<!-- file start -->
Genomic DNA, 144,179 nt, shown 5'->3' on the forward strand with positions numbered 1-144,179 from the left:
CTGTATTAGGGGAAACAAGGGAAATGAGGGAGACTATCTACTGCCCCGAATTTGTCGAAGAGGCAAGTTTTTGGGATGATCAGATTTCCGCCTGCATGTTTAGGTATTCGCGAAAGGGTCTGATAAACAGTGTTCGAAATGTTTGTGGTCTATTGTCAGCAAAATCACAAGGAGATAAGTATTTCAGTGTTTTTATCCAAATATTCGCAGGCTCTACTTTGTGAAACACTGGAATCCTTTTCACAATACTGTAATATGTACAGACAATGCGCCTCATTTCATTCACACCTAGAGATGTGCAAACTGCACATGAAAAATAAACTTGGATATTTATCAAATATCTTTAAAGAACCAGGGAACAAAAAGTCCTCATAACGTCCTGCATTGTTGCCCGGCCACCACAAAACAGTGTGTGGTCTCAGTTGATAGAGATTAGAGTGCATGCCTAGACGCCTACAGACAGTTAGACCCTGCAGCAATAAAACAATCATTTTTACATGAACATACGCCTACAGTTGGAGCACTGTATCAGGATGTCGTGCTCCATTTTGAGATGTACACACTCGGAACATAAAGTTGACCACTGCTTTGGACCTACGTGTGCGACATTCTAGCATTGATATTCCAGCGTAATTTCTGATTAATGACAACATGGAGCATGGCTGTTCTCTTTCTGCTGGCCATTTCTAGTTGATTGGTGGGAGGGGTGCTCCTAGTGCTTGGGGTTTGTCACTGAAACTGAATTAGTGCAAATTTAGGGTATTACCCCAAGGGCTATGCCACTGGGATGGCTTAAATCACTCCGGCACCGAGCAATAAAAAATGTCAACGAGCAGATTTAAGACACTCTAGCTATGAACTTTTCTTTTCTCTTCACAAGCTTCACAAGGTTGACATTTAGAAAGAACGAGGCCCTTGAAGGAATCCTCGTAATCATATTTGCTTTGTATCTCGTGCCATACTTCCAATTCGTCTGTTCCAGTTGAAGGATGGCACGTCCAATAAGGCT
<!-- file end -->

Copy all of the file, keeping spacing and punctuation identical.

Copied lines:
Genomic DNA, 144,179 nt, shown 5'->3' on the forward strand with positions numbered 1-144,179 from the left:
CTGTATTAGGGGAAACAAGGGAAATGAGGGAGACTATCTACTGCCCCGAATTTGTCGAAGAGGCAAGTTTTTGGGATGATCAGATTTCCGCCTGCATGTTTAGGTATTCGCGAAAGGGTCTGATAAACAGTGTTCGAAATGTTTGTGGTCTATTGTCAGCAAAATCACAAGGAGATAAGTATTTCAGTGTTTTTATCCAAATATTCGCAGGCTCTACTTTGTGAAACACTGGAATCCTTTTCACAATACTGTAATATGTACAGACAATGCGCCTCATTTCATTCACACCTAGAGATGTGCAAACTGCACATGAAAAATAAACTTGGATATTTATCAAATATCTTTAAAGAACCAGGGAACAAAAAGTCCTCATAACGTCCTGCATTGTTGCCCGGCCACCACAAAACAGTGTGTGGTCTCAGTTGATAGAGATTAGAGTGCATGCCTAGACGCCTACAGACAGTTAGACCCTGCAGCAATAAAACAATCATTTTTACATGAACATACGCCTACAGTTGGAGCACTGTATCAGGATGTCGTGCTCCATTTTGAGATGTACACACTCGGAACATAAAGTTGACCACTGCTTTGGACCTACGTGTGCGACATTCTAGCATTGATATTCCAGCGTAATTTCTGATTAATGACAACATGGAGCATGGCTGTTCTCTTTCTGCTGGCCATTTCTAGTTGATTGGTGGGAGGGGTGCTCCTAGTGCTTGGGGTTTGTCACTGAAACTGAATTAGTGCAAATTTAGGGTATTACCCCAAGGGCTATGCCACTGGGATGGCTTAAATCACTCCGGCACCGAGCAATAAAAAATGTCAACGAGCAGATTTAAGACACTCTAGCTATGAACTTTTCTTTTCTCTTCACAAGCTTCACAAGGTTGACATTTAGAAAGAACGAGGCCCTTGAAGGAATCCTCGTAATCATATTTGCTTTGTATCTCGTGCCATACTTCCAATTCGTCTGTTCCAGTTGAAGGATGGCACGTCCAATAAGGCT